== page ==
Muda – Waste Too much overtime! Stress! Variability.System Design to Control the 3 M’s • Muri – Overburden or unreasonableness to a person or a machine Mura – Instability.All projects scheduled in 1Q with none in 2Q! . Inconsistency Not enough resources! • • The Seven Types of Waste .Extensive IT everywhere yet not enough copy machines! JOHN SHOOK .End of month deadlines with much overtime followed by periods of not enough work! . Unevenness.

Shortest Lead Time Through Shortening the Production Flow By Eliminating Waste Control Just in Time “The right part at the right time in the right amount” •Continuous Flow •Pull System •Takt Time Jidoka “Built-in Quality” •Automatic Machine Stop •Fixed Position Line Stop •Error Proofing •Visual Control •Labor-Machine Efficiency HEIJUNKA Production Lines That Stop for Abnormalities Standardized Work and Kaizen Mutual Trust.Lowest Cost . TPM.The Toyota Production System Quality Best Quality . Employee Development Stability. 5S Robust Products and Processes Supplier Involvement JOHN SHOOK .

Quality At The Source High Cost Low In-Process Next Process Final Inspection Location of Defect Detection Ability to find root cause Customer JOHN SHOOK .

Core Toyota View: • “You can understand everything about a company that is important by observing from a good spot on the plant floor.” JOHN SHOOK .

Lean Problem Solving .five whys GEMBA ENGINEER’S ROOM OW L F W OR K TA A D TOOLS DEFECT!! JOHN SHOOK .at the gemba .

Lowest Cost . Employee Development Stability.Shortest Lead Time Through Shortening the Production Flow By Eliminating Waste Flow Pillar Just in Time “The right part at the right time in the right amount” •Continuous Flow •Pull System •Takt Time Jidoka “Built-in Quality” •Automatic Machine Stop •Fixed Position Line Stop •Error Proofing •Visual Control •Labor-Machine Efficiency HEIJUNKA Production Lines That Stop for Abnormalities Standardized Work and Kaizen Mutual Trust. TPM. 5S Robust Products and Processes Supplier Involvement JOHN SHOOK .“Quantity The Toyota Production System Control” or Best Quality .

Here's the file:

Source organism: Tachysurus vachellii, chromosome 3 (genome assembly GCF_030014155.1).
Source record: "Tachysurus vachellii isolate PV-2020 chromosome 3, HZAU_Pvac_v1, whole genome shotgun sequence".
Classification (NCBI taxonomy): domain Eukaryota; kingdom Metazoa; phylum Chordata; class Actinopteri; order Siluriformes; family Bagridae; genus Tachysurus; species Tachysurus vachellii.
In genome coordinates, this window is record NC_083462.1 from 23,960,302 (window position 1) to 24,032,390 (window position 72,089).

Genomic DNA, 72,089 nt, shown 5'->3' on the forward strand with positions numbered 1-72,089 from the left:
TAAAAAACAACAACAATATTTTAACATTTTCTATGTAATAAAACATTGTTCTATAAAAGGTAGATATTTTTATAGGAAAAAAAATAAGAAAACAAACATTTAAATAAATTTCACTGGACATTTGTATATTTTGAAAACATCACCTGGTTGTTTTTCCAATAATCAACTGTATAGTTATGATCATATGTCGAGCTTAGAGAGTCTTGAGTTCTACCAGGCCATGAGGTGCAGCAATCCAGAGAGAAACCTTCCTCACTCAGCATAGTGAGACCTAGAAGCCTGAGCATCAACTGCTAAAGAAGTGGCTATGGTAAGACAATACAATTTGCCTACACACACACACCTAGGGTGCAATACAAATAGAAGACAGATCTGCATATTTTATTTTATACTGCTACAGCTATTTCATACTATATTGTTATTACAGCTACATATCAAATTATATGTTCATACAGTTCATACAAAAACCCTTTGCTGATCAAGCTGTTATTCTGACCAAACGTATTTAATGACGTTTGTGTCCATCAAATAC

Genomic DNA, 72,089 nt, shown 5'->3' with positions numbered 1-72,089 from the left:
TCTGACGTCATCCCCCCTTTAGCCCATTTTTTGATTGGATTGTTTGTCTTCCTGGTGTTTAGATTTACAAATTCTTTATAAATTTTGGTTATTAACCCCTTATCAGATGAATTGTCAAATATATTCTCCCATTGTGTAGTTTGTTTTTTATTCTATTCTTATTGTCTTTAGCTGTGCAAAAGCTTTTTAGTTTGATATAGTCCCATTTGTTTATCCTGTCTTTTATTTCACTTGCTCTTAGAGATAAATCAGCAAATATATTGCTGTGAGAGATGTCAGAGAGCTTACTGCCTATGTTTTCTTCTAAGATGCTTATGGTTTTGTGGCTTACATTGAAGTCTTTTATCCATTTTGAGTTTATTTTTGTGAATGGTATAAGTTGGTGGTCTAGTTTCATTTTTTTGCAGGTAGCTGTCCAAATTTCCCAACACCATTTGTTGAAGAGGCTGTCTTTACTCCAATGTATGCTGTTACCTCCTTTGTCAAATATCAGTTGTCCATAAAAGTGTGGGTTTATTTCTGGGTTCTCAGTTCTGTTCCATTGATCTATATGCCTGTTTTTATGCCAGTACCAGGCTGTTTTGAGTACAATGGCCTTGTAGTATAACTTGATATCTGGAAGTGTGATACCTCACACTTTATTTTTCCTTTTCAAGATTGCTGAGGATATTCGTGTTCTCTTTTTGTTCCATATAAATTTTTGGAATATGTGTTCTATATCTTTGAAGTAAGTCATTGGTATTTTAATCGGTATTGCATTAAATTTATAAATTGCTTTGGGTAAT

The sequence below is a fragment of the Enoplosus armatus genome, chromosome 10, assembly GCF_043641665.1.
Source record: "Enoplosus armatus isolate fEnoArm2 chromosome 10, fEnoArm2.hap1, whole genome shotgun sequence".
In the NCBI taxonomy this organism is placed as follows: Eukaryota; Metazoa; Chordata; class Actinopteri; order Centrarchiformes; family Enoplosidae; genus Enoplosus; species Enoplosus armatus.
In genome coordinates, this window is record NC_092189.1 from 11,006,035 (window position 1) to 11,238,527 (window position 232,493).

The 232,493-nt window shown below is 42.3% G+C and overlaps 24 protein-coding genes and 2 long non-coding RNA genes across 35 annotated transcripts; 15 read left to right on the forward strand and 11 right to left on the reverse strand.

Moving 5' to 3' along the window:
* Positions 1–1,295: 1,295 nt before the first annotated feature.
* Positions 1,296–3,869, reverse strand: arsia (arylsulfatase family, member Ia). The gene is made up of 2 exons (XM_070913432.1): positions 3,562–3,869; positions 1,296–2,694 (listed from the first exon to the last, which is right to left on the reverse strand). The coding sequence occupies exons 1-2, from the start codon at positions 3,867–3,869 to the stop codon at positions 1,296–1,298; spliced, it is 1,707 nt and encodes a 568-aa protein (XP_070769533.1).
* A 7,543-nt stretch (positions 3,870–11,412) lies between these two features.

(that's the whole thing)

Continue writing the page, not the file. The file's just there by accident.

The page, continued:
I call the basic principle of this the “just in time” approach.” -Kiichiro Toyoda. The guiding rule is to not ship any goods too early or too late. 1938 JOHN SHOOK .The Toyota Story “I plan to cut down on the slack time within processes and in the shipping of parts and material as much as possible.

based on sales. Takt Time = Operating Time per Shift Production Requirement per Shift 450 minutes 460 pieces = 59 sec 59 sec. JOHN SHOOK .Takt Time -Sets Pace of Production to Match Pace of Sales Time to produce a single component or entire product. 59 sec. 59 sec.

for first part JOHN SHOOK . for total order 3 min.Continuous Flow Processing Batch Processing Process A Process B Process C 10 minutes 10 minutes 10 minutes Lead Time: 30+ minutes for total order 21+ minutes for first piece Continuous Flow Processing Process A Process B Process C 12 min.

¾Preceding processes replenish what is taken away. Withdrawal Kanban Following Process Production Kanban Preceding Process New Product Supermarket Needed Product JOHN SHOOK .Pull System Assumptions: • Production schedules will always change • Production will never go according to schedule Rules: ¾Following processes go to preceding processes and withdraw what they need when they take it.

100 B. 200C 400C 200C. 200A DANGER: Kanban Tsunami Every Part Every Day Monday: 140 A. 160 C Monday 20 A 20B 10 C 10 C 20 A 20 C 20 A 20 B 10 C 10 C 20 A 20 C Every Part Every X (EPEX) 20 A 20 B 10 C 10 C 20 A 20 C 20 B 20 C 10 A 10 A 20 B 20 C How do you want to run your operations? JOHN SHOOK . 300B 200B.Level the volume and mix of work Every Part Every Week Monday Tuesday Wednesday Thursday Friday 400A 100A.

Employee Development Stability. 5S Robust Products and Processes Supplier Involvement JOHN SHOOK .Shortest Lead Time Through Shortening the Production Flow By Eliminating Waste Just in Time “The right part at the right time in the right amount” •Continuous Flow •Pull System •Takt Time Jidoka “Built-in Quality” •Automatic Machine Stop •Fixed Position Line Stop •Error Proofing •Visual Control •Labor-Machine Efficiency Foundation of operational stability and improvement HEIJUNKA Production Lines That Stop for Abnormalities Standardized Work and Kaizen Mutual Trust.Lowest Cost .The Toyota Production System Best Quality . TPM.

Standardized Work Chart Standardized Work Chart From: Pick up bar To: Set RP in press Analysis Number 5-15-95 1/3 AX Leader: Coach: 3 2 1 8 7 5 + 4 6 ROBOTIC WELDER 1/10 [Quality check Every 10 pieces] + SPOT WELDER PUNCH PRESS Takt Time Std. In-Proc Inventory Cycle Time In-Process Inventory Quality Checkpoint Safety Precaution 56 3 54 + JOHN SHOOK .